Zero month saw the launch of several new titles, including the fantasy-infused Sword of Sorcery. As soon as the issue was released, the return of Amethyst: Princess of Gemworld was overshadowed by controversy surrounding a scene of an attempted rape. Reactions ranged from outrage and disappointment to outrage and disappointment over said outrage and disappointment. The only thing that could really be said about the reactions is that everybody had one. Not to be left out of the dialogue, the Retcon Punchers have their own thoughts on the issue. Welcome to the Chat Cave.
Drew: The charge against this issue is largely lead by Chris Sims of Comic Alliance. Sims’ objection basically boils down to two key points: 1) that rape as an overused trope writers use to darken comics needlessly, and 2) that it’s particularly inappropriate in a kid-friendly title. This blogger does a pretty good job of rebutting Sims first point, so I’ll just add that while rape can be misused as a narrative bludgeon — as can death, love, war, hate, or pretty much anything else that makes stories compelling — it doesn’t mean it should be off-limits. Whether or not it was used inappropriately should be determined on a case-by-case basis, so its perceived overuse shouldn’t enter into the conversation at all.
What really offends me in Sims’ argument is the thought that it was particularly inappropriate for a kid-friendly title. Let me be clear: I agree that many comics (especially from DC) are more violent than they need to be, alienating younger readers — I just don’t understand why this particular comic is somehow more guilty of this than any other title. I can think of no character more appealing to a six-year-old boy than Batman, but murder is written right into his origin story. It strikes me as openly sexist to suggest that titles that appeal to little boys can be as violent as hell, but those that appeal to little girls should be squeaky clean. It’s a completely arbitrary double-standard, and I think Sims recognizes it, which is why he regularly refers to Sword of Sorcery as “Amethyst,” as if that could wave away the Beowulf backup where a MAN IS CUT IN HALF. Oh, but there’s no female lead in the backup, so why would a girl ever read that?
Shelby: I was astonished by the backlash over this issue. I didn’t think twice about the attempted rape scene; I understood it’s purpose in forwarding the plot as well as what we are supposed to learn about Beryl and Amy. When I started reading reviews and comments of people freaking out, I was surprised and immensely disappointed. Avoiding discussing rape at all costs is just as dangerous as using it as a tool to sell something. Avoiding the issue only serves to further mystify and stigmatize rape, turning it into a taboo that is kept shamefully secret. The scene in question was tastefully handled; it wasn’t at all graphic or disrepectful. It was completely appropriate for a title rated for teen readers.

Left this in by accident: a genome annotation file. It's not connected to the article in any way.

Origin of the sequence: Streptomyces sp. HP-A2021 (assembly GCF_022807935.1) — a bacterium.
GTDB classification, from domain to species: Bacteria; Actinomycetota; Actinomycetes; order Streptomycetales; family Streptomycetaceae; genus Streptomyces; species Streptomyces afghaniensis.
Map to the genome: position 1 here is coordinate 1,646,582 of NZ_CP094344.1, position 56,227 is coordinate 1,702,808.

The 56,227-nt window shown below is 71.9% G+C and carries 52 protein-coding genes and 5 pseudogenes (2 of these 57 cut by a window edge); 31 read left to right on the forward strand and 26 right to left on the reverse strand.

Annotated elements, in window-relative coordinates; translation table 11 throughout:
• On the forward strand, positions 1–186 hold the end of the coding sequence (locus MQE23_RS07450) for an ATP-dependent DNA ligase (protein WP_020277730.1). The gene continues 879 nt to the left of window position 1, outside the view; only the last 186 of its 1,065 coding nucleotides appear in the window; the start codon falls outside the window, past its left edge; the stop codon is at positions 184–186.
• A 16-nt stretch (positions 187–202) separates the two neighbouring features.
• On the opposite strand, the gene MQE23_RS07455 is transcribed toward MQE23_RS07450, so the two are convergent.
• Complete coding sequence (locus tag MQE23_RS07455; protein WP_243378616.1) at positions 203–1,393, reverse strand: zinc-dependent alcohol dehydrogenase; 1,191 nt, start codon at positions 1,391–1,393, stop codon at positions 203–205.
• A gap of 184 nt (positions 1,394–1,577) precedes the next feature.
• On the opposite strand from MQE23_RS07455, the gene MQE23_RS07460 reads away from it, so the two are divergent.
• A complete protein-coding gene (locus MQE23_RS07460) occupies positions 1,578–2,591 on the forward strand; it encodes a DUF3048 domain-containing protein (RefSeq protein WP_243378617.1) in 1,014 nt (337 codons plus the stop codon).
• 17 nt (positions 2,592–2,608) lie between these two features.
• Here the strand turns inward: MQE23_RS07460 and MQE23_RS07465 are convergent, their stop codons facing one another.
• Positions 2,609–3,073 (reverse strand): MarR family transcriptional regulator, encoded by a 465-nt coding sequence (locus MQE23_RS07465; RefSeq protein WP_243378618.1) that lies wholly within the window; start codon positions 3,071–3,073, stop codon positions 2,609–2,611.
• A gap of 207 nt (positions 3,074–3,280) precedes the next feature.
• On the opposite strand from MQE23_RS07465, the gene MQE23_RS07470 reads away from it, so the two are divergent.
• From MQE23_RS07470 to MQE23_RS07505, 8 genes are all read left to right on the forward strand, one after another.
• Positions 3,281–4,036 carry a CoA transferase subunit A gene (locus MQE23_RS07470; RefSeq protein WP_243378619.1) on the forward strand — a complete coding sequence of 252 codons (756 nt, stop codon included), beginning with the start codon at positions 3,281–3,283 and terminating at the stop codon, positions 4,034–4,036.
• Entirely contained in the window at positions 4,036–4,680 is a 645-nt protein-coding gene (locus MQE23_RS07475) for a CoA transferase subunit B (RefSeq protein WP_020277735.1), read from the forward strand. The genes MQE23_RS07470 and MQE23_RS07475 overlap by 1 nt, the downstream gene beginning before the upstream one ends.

That’s what really confuses me about the complaints about this; who ever said this was supposed to be a kid-friendly title? The cover is clearly marked rated T for teen, this is not a children’s title. Is this assumed to be kid-friendly because of the candy-colored art inside? Well, it’s not. We can certainly make the argument that there are not enough children-appropriate titles on DC’s shelves, but that does nothing to change the fact that this isn’t being billed as one. Also, before people start talking about the original series being for young girls, I read a comment in the blog Drew referenced that in the original first issue, after Amethyst is magically transformed from a 13-year-old to an 18-year-old (and you know how I feel about that), she is assaulted by ogres who “hunger for her flesh.” I couldn’t find any hard info to back that up, but if anyone knows if that’s true, I’d love confirmation on that.
Patrick: Shelby, I saw that argument about the original issue #1 of Amethyst come up a couple times in my internetting. Evidently, the original writers back-pedaled on that attempted rape years later (as though authorial intent matters at all).
The part of this conversation that really bothers me is the implication that — when it comes to fiction — all forms of violence are okay, but sexual violence is totally off limits. I don’t mean to imply that we should be more accepting of sexual violence in media, but I do think the double standard needs to be addressed. Frequently, critics will say that fictionalized accounts of rape perpetuate (or even glorify) the rape culture in America. But the general culture of violence goes unchecked.
The internet is the worst possible place to have this conversation. All three of us are expressing nuanced arguments about sex and violence and their role in media intended for children or adults (and for the genders), but to anyone offended by the Amethyst story, we’re simply supporting rape. And that’s impossible moral high ground to hold – even though the arguments we espouse are — in fact — moral. I am thankful that our readership is level-headed and can discuss these topics in a measured, reasonable way. Whenever something like this happens, I am quickly reminded that not all websites attract the readers that we seem to.